Borglum, however, didn’t warm to the idea. He got a percentage of those federal funds, and using relief labor wouldn’t put any money in his pocket. He pushed the senator away in the belief he could grease the necessary wheels. 

Borglum’s self-confidence may have been his downfall. Governor William Bulow told him that finishing the faces was of the utmost priority, and that any ancillary work could be ignored until later. Any miner could blast a hole in the mountain—it took an artist to conceive of the actual sculpture.

Despite Borglum’s insistence he was in perfect health, Bulow’s urgency turned out to have merit. Borglum died in March 1941, leaving the Hall of Records unfinished.

With money and time at a premium, the government declared the monument more or less complete on Halloween 1941. Borglum’s ambition for a signature room would be costly, and no more work was done. It remains inaccessible to tourists.

His family wouldn’t drop the matter so easily. For decades, Borglum’s descendants petitioned the government to complete the room in honor of his work. Finally, in 1998, family members were able to assemble in the room and oversee a deposit of several porcelain tablets that explained the work done to the mountain. Lowered into a hole in the floor of the room, it was topped with a 1200 pound capstone. The Mount Rushmore National Memorial Society paid for the ceremony, which represented Borglum's posthumous completion of his landmark piece of art.

One of the tablets contains Borglum’s intention for both the mountain and the room inside of it:

"I want, somewhere in America, on or near the Rockies, the backbone of the Continent, so far removed from succeeding, selfish, coveting civilizations, a few feet of stone that bears witness, carries the likeness, the dates, a word or two of the great things we accomplished as a Nation, placed so high it won't pay to pull them down for lesser purposes.

Hence, let us place there, carved high, as close to heaven as we can, the words of our leaders, their faces, to show posterity what manner of men they were. Then breathe a prayer that these records will endure until the wind and rain alone shall wear them away."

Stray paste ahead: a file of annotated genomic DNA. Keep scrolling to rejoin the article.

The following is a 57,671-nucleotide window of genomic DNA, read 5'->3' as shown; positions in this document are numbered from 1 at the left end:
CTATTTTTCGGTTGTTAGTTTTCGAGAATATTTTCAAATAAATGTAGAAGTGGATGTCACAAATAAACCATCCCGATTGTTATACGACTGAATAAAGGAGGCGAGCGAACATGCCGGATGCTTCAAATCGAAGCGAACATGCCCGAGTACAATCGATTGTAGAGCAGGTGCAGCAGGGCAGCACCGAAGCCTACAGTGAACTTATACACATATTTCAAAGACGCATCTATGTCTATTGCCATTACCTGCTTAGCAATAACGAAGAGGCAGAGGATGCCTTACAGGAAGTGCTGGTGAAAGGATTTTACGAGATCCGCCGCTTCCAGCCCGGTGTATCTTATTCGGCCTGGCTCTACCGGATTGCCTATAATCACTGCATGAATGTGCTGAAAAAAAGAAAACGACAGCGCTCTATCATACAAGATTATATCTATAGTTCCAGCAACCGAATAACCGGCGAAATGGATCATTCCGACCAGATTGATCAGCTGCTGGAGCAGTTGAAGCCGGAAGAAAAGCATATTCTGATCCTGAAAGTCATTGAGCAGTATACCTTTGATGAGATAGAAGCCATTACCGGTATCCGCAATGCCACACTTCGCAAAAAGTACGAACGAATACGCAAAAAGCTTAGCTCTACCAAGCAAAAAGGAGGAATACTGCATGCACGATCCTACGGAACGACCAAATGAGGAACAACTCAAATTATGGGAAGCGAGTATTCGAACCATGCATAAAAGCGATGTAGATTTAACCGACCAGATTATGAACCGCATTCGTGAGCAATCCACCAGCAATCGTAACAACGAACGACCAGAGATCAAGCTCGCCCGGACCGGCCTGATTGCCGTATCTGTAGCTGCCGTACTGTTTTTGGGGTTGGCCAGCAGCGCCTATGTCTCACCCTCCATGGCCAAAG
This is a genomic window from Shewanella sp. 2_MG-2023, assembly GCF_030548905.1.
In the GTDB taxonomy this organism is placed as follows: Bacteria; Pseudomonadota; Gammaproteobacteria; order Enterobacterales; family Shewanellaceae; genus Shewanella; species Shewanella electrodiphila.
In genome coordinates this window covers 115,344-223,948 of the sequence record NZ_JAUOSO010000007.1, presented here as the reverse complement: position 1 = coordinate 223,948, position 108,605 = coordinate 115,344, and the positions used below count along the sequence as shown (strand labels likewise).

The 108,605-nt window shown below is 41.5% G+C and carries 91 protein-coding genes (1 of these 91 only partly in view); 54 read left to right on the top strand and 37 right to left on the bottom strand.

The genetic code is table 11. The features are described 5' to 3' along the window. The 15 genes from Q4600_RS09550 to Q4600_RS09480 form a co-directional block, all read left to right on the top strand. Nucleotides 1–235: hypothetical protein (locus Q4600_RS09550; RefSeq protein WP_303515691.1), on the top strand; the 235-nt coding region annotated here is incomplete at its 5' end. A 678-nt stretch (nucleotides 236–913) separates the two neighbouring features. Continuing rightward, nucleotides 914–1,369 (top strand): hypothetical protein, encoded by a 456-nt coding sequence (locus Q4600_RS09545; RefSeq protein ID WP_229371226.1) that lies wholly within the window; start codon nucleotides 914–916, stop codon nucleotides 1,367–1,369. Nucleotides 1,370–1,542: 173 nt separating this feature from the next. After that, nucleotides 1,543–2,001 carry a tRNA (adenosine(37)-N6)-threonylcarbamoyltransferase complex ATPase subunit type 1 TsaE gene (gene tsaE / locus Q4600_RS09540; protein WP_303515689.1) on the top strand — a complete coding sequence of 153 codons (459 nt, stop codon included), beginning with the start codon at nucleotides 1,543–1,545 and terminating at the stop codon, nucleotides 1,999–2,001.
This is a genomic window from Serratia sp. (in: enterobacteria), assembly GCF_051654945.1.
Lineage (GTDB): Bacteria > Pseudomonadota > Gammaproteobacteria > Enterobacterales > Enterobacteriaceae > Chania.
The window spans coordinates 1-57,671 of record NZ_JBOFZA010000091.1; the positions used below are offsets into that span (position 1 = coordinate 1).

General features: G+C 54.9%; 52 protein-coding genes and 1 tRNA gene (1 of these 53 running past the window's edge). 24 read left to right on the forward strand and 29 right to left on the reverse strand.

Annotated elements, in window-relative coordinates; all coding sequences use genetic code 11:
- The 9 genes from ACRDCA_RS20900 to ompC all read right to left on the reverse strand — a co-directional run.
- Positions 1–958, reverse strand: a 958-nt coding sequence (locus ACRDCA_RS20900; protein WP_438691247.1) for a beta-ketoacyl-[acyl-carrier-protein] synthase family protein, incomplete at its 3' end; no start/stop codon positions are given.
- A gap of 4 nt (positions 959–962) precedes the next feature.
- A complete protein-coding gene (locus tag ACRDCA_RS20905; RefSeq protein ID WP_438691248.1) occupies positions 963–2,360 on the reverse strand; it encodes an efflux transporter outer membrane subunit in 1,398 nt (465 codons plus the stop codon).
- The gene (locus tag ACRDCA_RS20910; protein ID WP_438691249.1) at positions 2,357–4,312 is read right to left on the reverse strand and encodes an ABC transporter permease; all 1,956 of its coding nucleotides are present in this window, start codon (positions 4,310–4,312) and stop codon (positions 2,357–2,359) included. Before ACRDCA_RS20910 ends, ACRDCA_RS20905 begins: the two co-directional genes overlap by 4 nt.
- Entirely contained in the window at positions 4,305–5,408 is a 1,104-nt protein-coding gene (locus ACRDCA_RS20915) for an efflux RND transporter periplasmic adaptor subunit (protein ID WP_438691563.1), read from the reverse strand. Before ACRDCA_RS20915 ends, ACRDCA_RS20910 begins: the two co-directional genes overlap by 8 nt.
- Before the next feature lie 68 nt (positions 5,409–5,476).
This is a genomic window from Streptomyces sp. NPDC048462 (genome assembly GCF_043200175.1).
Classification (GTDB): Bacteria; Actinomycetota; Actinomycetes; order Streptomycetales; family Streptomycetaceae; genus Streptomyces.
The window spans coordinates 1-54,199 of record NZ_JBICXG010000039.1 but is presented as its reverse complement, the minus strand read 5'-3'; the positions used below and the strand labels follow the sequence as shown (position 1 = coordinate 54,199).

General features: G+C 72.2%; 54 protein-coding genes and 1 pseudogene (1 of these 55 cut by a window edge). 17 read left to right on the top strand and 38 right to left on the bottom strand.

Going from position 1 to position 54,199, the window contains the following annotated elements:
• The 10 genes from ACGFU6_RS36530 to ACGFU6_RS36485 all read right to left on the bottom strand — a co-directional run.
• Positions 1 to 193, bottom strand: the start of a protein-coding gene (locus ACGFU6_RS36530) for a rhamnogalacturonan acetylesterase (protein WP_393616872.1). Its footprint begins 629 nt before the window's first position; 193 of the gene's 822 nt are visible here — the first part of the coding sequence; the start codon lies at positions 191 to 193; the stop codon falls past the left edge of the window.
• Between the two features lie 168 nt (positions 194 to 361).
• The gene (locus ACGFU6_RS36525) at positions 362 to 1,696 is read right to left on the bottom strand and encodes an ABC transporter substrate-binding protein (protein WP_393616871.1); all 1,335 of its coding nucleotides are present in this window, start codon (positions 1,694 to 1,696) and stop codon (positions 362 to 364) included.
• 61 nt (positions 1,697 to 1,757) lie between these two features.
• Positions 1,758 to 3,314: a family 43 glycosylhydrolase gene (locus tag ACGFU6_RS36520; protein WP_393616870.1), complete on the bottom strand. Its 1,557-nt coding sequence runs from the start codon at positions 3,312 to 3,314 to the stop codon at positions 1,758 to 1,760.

All images courtesy of the U.S. National Park Service.

Art

5 Facts About Edgar Allan Poe on His 210th Birthday

You’ve read Edgar Allan Poe’s terrifying stories. You can quote "The Raven." But how well do you know the writer’s quirky sense of humor and code-cracking abilities? Let’s take a look at a few  things you might not know about the acclaimed author, who was born 210 years ago today.

1. He was the original balloon boy.

You probably remember 2009’s infamous “Balloon Boy” hoax. Turns out the Heene family that perpetrated that fraud weren’t even being entirely original in their attempt at attention-grabbing. They were actually cribbing from Poe.

In 1844 Poe cooked up a similar aviation hoax in the pages of the New York Sun. The horror master cranked out a phony news item describing how a Mr. Monck Mason had flown a balloon flying machine called Victoria from England to Sullivan’s Island, South Carolina in just 75 hours. According to Poe’s story, the balloon had also hauled seven passengers across the ocean.

No balloonist had ever crossed the Atlantic before, so this story quickly became a huge deal. Complete transatlantic travel in just three days? How exciting! Readers actually queued up outside the Sun’s headquarters to get their mitts on a copy of the day’s historic paper.

Poe’s report on the balloon was chock full of technical details. He devoted a whole paragraph to explaining how the balloon was filled with coal gas rather than “the more expensive and inconvenient hydrogen.” He listed the balloon’s equipment, which included “cordage, barometers, telescopes, barrels containing provision for a fortnight, water-casks, cloaks, carpet-bags, and various other indispensable matters, including a coffee-warmer, contrived for warming coffee by means of slack-lime, so as to dispense altogether with fire, if it should be judged prudent to do so.” He also included hundreds of words of excerpts from the passengers’ journals.